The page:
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A mural depicting Uighur and Han Chinese men and women carrying the national flag of China decorates the wall of a home at the Unity New Village in Hotan, in western China's Xinjiang region on Sept. 20, 2018.

The Associated Press

Chinese authorities have introduced a wide-reaching new regulation that compels parents, schools, religious groups – even restaurants and hotels – to promote “national unity” in the country’s northwestern Xinjiang region, where that term is often used to force predominantly Muslim groups to adhere to Beijing’s definition of proper thought, speech and conduct.

The new regulation, which comes into force March 1, threatens punishment for the publication and dissemination of “speech that harms national unity” and demands that all layers of society participate in promoting it.

Parents, for example, must “educate their children with the concept of national unity and progress,” while children “should influence family members with knowledge of national unity and progress and modern civilized thinking.” At home, families should “cultivate a sense of community of the Chinese nation.”

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Schools must teach students “to love the Communist Party of China, love the People’s Republic of China, love socialism with Chinese characteristics and maintain and enhance ethnic unity.”

Religious groups and institutions, meanwhile, must ensure that places of worship incorporate the national flag, the constitution, core socialist values and “the excellent Chinese traditional culture.”

The regulation applies “a gloss of legality – a sugar coating – to what is a blueprint to force unity and, in the process, eradicate the Uyghur culture,” said Margaret Lewis, an associate professor at the Seton Hall University School of Law whose research focuses on law in China and Taiwan.

Part of the regulation provides a new basis for actions already undertaken in Xinjiang in recent years. Authorities have detained large numbers of people for forcible indoctrination and skills training and have built industrial complexes near detention centres, prompting accusations of forced labour.

The rule calls for the “deep fusion of people of all ethnic groups,” including the use of home visits and pairing programs to promote national unity. In recent years, more than a million government workers and Communist Party cadres have been deployed in “Pair Up and Become Family” programs to regularly visit the homes of Uyghurs and other ethnic minorities, in some cases even sharing a bed with them. Beijing has called it a tool to build inter-ethnic friendship and support. Critics have called it a mass state-sponsored home surveillance program.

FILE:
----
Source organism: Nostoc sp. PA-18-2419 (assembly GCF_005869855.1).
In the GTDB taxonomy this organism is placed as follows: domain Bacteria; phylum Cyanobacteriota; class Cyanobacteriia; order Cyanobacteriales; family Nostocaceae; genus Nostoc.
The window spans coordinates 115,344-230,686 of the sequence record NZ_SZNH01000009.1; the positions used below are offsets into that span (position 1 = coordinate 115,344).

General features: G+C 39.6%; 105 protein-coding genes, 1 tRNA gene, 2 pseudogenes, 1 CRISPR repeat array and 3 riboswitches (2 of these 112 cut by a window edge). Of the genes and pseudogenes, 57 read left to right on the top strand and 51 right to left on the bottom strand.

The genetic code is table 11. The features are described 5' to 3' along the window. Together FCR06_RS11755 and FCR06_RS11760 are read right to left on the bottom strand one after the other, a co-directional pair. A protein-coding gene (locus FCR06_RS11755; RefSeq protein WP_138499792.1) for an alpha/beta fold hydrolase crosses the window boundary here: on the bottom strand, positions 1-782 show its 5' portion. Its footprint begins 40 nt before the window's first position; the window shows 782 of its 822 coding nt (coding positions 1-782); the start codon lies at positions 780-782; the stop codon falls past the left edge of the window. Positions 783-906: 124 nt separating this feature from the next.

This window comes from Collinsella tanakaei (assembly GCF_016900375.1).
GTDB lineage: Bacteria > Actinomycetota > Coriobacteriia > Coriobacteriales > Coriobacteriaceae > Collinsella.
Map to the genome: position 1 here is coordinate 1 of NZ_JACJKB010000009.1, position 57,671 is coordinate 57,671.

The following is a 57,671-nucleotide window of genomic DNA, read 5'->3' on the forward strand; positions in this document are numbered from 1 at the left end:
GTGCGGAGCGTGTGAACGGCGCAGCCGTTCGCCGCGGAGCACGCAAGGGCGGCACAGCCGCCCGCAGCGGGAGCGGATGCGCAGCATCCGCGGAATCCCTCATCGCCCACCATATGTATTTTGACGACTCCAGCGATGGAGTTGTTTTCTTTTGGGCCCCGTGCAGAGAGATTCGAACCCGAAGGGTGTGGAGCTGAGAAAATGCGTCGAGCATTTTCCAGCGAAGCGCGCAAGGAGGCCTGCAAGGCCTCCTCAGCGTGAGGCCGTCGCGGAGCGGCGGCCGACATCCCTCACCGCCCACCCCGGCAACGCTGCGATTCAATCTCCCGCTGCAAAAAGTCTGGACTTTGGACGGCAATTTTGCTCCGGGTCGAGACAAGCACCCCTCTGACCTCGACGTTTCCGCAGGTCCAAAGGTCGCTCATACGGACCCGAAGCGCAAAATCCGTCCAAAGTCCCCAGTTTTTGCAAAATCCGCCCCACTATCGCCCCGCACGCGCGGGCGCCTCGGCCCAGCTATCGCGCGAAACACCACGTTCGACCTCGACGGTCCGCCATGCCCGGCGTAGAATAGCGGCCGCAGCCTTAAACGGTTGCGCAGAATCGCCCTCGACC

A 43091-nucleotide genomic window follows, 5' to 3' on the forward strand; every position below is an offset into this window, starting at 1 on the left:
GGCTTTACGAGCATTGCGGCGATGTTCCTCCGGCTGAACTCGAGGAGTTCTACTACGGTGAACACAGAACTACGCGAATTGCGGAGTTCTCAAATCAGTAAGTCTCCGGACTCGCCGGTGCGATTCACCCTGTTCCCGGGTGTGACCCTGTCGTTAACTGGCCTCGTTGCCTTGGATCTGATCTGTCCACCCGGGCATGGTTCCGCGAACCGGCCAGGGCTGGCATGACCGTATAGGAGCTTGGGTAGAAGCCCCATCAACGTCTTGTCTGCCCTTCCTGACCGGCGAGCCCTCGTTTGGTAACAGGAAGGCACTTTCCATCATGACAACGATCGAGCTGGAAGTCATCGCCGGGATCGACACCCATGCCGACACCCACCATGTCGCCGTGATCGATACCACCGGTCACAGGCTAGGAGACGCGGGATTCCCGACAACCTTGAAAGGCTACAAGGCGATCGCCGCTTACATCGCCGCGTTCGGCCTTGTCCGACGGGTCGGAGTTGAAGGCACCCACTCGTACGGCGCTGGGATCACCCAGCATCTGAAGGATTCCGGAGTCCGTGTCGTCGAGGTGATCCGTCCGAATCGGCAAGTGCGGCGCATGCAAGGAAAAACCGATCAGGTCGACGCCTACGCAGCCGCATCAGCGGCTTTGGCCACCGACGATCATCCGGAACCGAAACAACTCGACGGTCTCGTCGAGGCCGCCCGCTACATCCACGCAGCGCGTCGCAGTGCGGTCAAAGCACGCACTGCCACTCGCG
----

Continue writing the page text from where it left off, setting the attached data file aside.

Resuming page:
But in demanding that parents and children promote a government agenda in their interactions with each other, the regulation brings state demands for conformity into the most intimate of relationships.

It is not a law and can therefore be understood “as a code of ethics,” said Mo Shaoping, a prominent Chinese human-rights lawyer.

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But, Mr. Mo added, “I haven’t heard of any kind of law that interferes with the way children are educated at home.”

Across China, authorities have stiffened demands for adherence to the ideological course set by President Xi Jinping.

Late last year, the Communist Party released its “Implementation Outline for the Establishment of a Rule of Law-Based Society,” which calls for guiding “the population at large to be loyal admirers, conscientious followers and resolute defenders of the socialist rule of law,” according to an English version posted by China Law Translate.

In China, “the party-state has always permeated into people’s lives. But the level of penetration has reached a new level of saturation,” Prof. Lewis said.

The Xinjiang regulation was passed by the local People’s Congress on Feb. 5. Tibet passed a similar regulation in January 2020 to promote the creation of model national unity and development zones.

The Xinjiang regulation “has great significance for the complete and accurate implementation of the new era of the party’s strategy for governing Xinjiang,” a People’s Congress delegate told state media, adding that it would “strengthen national unity and consolidate social stability and long-term stability of the masses.”

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Enwer Erdem, a Uyghur writer living in Europe, called it a policy for “cultural genocide. China ignores international pressure and still implements a compulsory assimilation policy against Uyghurs,” he said.

Renewed efforts should use education and propaganda to both emphasize and strengthen the use of the Chinese language and promote a “correct view of the country, history, nation, culture and religion,” the regulation says.

The obligation to promote national unity extends to government offices, hospitals, banks, electrical utilities, airports, stations, hotels and restaurants, all of which must help foster a “harmonious atmosphere.”

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